A Midsummer-Night’s Dream gives us an interesting insight into how Shakespeare viewed the concept of love and marriage. During this time period, women had little to no say over who they married. Often, their parents would make arranged marriages with another family in order to become more wealthy or gain higher status. This notion even extended into royal families, where princesses and queens were arranged to married princes and kings of other countries in order to secure peaceful trading or alliances.
We see this notion at work during the opening scene of A Midsummer-Night’s Dream where Hermia’s father is telling her that she can either marry Demetrius instead of Lysander like he wants, or she will have to live as a nun or be put to death. Shakespeare wastes little time in painting this notion as a bad thing and begins to do so when he compares Demetrius and Lysander. Lysander reveals that, “My fortunes every way as fairly rank’d,/ If not with vantage, as Demetrius’.” (I,I,101-102). With this, Shakespeare takes away the notion that Hermia has to marry Demetrius for her family to prosper, as Lysander holds the same if not greater amount of riches. After dismissing this notion, Shakespeare then swings the audiences favor to Lysander by having a detail about Demetrius be revealed. “Demetrius, I’ll avouch it to his head/Made love to Nedar’s daughter, Helena/ And won her sould; and she, sweet lady, dotes,” (I,i,106-108). Demetrius is shown to have already swooned another lady who loves him dearly. This puts forth the notion that Demetrius could very well be somewhat of a “player” and causes most audience members to hold his character lower than that of Lysander.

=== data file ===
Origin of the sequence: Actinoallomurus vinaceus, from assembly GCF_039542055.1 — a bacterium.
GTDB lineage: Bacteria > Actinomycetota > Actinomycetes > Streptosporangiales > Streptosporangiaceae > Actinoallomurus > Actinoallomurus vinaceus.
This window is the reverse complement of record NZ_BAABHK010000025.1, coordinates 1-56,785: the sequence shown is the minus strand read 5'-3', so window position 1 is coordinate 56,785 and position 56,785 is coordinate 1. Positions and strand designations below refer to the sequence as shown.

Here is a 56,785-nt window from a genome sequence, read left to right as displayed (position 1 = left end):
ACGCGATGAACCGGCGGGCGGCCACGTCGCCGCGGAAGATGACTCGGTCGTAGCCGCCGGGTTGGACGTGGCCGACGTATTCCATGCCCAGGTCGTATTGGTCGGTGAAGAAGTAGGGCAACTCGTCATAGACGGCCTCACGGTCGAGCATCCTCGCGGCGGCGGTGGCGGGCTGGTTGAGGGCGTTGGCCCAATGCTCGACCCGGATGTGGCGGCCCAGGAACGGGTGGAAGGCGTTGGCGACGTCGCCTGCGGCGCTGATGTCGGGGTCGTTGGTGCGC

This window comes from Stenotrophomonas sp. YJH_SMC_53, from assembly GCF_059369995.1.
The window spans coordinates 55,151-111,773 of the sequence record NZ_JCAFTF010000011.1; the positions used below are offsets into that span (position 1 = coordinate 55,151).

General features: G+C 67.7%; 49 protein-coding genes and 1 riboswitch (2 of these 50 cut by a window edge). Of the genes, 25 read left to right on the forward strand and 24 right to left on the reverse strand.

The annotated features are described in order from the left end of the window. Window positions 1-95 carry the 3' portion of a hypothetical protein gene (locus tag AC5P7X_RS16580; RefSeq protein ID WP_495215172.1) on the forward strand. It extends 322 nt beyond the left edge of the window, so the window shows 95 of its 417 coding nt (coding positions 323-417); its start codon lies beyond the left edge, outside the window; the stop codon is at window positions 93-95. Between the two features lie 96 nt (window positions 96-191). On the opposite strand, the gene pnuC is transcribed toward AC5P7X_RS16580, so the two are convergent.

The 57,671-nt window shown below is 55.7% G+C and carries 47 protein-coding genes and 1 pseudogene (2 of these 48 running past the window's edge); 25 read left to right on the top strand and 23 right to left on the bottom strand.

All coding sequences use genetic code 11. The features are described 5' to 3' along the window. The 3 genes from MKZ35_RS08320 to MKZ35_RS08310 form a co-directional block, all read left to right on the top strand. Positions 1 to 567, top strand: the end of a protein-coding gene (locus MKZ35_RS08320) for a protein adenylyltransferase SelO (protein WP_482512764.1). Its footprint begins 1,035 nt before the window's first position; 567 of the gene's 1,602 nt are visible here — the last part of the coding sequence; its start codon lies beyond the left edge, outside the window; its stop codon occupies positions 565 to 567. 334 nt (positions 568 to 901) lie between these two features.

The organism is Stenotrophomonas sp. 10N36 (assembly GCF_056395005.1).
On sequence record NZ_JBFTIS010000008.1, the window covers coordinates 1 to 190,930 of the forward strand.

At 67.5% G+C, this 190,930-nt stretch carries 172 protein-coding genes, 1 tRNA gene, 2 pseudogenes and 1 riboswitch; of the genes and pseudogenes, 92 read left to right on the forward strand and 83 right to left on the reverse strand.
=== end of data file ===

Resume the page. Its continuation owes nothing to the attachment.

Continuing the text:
After showing Lysander to more than likely be the better choice by comparing him with Demetrius, Shakespeare cements the audience’s support for him by having him and Hermia exchange a dialogue together. The two go back and forth, with Lysander pondering on different barriers true love can face and Hermia exclaiming how terrible it would be to be in each situation. The two then plan to elope together so that they can live happily married to each other without having to worry about laws and customs. By showing that they are willing to sacrifice everything else, the pair shows that their love rings true which would all but guarantee that the audience at the very least feels sympathy for and most likely throws its support behind Lysander.
In doing so, Shakespeare pits the audience against the notion that daughters must have arranged marriages and instead has them cheering on true love. With this manipulation of the audience, it is rather easy to infer that Shakespeare did not support the notion of arranged marriages, and instead thought that it should be true love at the core.